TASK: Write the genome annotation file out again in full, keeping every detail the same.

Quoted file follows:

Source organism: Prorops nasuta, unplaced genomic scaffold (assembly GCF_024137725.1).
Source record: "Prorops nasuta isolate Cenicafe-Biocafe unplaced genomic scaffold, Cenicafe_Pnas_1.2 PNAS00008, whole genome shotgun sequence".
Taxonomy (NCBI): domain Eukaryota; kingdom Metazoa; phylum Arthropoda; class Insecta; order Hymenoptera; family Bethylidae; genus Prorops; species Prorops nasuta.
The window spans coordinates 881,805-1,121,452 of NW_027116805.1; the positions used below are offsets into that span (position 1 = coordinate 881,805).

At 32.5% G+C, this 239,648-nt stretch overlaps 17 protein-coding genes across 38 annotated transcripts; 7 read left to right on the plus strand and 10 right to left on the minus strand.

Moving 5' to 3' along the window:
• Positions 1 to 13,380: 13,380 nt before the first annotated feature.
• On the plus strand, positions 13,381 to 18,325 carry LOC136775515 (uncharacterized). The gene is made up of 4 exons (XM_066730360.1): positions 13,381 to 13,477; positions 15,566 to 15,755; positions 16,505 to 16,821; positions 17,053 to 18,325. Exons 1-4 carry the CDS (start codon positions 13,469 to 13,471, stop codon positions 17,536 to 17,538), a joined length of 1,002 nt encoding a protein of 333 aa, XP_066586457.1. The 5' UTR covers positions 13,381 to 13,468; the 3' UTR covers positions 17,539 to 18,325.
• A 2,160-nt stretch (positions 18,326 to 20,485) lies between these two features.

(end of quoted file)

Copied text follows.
Source organism: Prorops nasuta, unplaced genomic scaffold (assembly GCF_024137725.1).
Source record: "Prorops nasuta isolate Cenicafe-Biocafe unplaced genomic scaffold, Cenicafe_Pnas_1.2 PNAS00008, whole genome shotgun sequence".
Taxonomy (NCBI): domain Eukaryota; kingdom Metazoa; phylum Arthropoda; class Insecta; order Hymenoptera; family Bethylidae; genus Prorops; species Prorops nasuta.
The window spans coordinates 881,805-1,121,452 of NW_027116805.1; the positions used below are offsets into that span (position 1 = coordinate 881,805).

At 32.5% G+C, this 239,648-nt stretch overlaps 17 protein-coding genes across 38 annotated transcripts; 7 read left to right on the plus strand and 10 right to left on the minus strand.

Moving 5' to 3' along the window:
• Positions 1 to 13,380: 13,380 nt before the first annotated feature.
• On the plus strand, positions 13,381 to 18,325 carry LOC136775515 (uncharacterized). The gene is made up of 4 exons (XM_066730360.1): positions 13,381 to 13,477; positions 15,566 to 15,755; positions 16,505 to 16,821; positions 17,053 to 18,325. Exons 1-4 carry the CDS (start codon positions 13,469 to 13,471, stop codon positions 17,536 to 17,538), a joined length of 1,002 nt encoding a protein of 333 aa, XP_066586457.1. The 5' UTR covers positions 13,381 to 13,468; the 3' UTR covers positions 17,539 to 18,325.
• A 2,160-nt stretch (positions 18,326 to 20,485) lies between these two features.